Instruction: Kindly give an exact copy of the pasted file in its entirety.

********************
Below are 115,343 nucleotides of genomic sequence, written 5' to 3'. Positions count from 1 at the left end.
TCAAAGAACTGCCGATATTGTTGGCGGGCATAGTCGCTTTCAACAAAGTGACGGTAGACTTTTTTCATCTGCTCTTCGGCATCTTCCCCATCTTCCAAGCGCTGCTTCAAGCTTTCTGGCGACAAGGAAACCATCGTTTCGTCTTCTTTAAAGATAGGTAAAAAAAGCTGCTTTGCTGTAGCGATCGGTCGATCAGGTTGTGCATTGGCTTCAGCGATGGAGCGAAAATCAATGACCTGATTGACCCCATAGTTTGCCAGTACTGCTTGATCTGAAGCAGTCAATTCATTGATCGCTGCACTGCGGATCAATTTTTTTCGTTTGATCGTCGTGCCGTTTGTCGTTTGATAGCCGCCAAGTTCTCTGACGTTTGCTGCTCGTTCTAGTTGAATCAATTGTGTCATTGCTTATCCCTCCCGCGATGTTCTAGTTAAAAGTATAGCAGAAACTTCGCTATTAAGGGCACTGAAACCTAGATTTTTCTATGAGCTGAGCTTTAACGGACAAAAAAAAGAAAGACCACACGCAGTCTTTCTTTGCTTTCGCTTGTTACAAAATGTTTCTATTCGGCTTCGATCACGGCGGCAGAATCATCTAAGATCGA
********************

Below are 115,343 nucleotides of genomic sequence, written 5' to 3'. Positions count from 1 at the left end.
TCAAAGAACTGCCGATATTGTTGGCGGGCATAGTCGCTTTCAACAAAGTGACGGTAGACTTTTTTCATCTGCTCTTCGGCATCTTCCCCATCTTCCAAGCGCTGCTTCAAGCTTTCTGGCGACAAGGAAACCATCGTTTCGTCTTCTTTAAAGATAGGTAAAAAAAGCTGCTTTGCTGTAGCGATCGGTCGATCAGGTTGTGCATTGGCTTCAGCGATGGAGCGAAAATCAATGACCTGATTGACCCCATAGTTTGCCAGTACTGCTTGATCTGAAGCAGTCAATTCATTGATCGCTGCACTGCGGATCAATTTTTTTCGTTTGATCGTCGTGCCGTTTGTCGTTTGATAGCCGCCAAGTTCTCTGACGTTTGCTGCTCGTTCTAGTTGAATCAATTGTGTCATTGCTTATCCCTCCCGCGATGTTCTAGTTAAAAGTATAGCAGAAACTTCGCTATTAAGGGCACTGAAACCTAGATTTTTCTATGAGCTGAGCTTTAACGGACAAAAAAAAGAAAGACCACACGCAGTCTTTCTTTGCTTTCGCTTGTTACAAAATGTTTCTATTCGGCTTCGATCACGGCGGCAGAATCATCTAAGATCGA